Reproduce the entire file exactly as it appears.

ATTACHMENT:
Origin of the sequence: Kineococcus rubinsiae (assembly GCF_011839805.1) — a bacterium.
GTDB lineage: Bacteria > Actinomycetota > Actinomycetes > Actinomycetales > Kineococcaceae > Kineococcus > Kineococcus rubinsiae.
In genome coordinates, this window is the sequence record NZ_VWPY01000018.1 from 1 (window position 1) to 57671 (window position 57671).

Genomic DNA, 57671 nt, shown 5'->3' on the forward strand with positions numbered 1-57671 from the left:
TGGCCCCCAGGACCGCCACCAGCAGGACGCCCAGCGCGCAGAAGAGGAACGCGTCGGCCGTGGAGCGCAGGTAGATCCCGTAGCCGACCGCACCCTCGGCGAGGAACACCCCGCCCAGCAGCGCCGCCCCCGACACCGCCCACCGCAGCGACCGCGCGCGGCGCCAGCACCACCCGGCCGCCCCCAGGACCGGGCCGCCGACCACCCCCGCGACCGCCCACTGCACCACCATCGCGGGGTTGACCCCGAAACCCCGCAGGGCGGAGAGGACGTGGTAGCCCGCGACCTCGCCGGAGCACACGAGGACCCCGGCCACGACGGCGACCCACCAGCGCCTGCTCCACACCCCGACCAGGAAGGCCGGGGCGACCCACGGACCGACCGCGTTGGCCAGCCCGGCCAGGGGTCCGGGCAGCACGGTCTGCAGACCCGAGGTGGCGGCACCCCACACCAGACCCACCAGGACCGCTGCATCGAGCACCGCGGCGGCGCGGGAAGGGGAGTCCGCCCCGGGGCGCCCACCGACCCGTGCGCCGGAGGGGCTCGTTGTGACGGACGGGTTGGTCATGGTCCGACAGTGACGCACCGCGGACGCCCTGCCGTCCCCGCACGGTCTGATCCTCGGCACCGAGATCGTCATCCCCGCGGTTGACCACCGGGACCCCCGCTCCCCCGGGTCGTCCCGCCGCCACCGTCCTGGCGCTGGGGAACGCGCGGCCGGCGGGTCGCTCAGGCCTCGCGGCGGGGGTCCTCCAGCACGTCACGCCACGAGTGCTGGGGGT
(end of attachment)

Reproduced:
Origin of the sequence: Kineococcus rubinsiae (assembly GCF_011839805.1) — a bacterium.
GTDB lineage: Bacteria > Actinomycetota > Actinomycetes > Actinomycetales > Kineococcaceae > Kineococcus > Kineococcus rubinsiae.
In genome coordinates, this window is the sequence record NZ_VWPY01000018.1 from 1 (window position 1) to 57671 (window position 57671).

Genomic DNA, 57671 nt, shown 5'->3' on the forward strand with positions numbered 1-57671 from the left:
TGGCCCCCAGGACCGCCACCAGCAGGACGCCCAGCGCGCAGAAGAGGAACGCGTCGGCCGTGGAGCGCAGGTAGATCCCGTAGCCGACCGCACCCTCGGCGAGGAACACCCCGCCCAGCAGCGCCGCCCCCGACACCGCCCACCGCAGCGACCGCGCGCGGCGCCAGCACCACCCGGCCGCCCCCAGGACCGGGCCGCCGACCACCCCCGCGACCGCCCACTGCACCACCATCGCGGGGTTGACCCCGAAACCCCGCAGGGCGGAGAGGACGTGGTAGCCCGCGACCTCGCCGGAGCACACGAGGACCCCGGCCACGACGGCGACCCACCAGCGCCTGCTCCACACCCCGACCAGGAAGGCCGGGGCGACCCACGGACCGACCGCGTTGGCCAGCCCGGCCAGGGGTCCGGGCAGCACGGTCTGCAGACCCGAGGTGGCGGCACCCCACACCAGACCCACCAGGACCGCTGCATCGAGCACCGCGGCGGCGCGGGAAGGGGAGTCCGCCCCGGGGCGCCCACCGACCCGTGCGCCGGAGGGGCTCGTTGTGACGGACGGGTTGGTCATGGTCCGACAGTGACGCACCGCGGACGCCCTGCCGTCCCCGCACGGTCTGATCCTCGGCACCGAGATCGTCATCCCCGCGGTTGACCACCGGGACCCCCGCTCCCCCGGGTCGTCCCGCCGCCACCGTCCTGGCGCTGGGGAACGCGCGGCCGGCGGGTCGCTCAGGCCTCGCGGCGGGGGTCCTCCAGCACGTCACGCCACGAGTGCTGGGGGT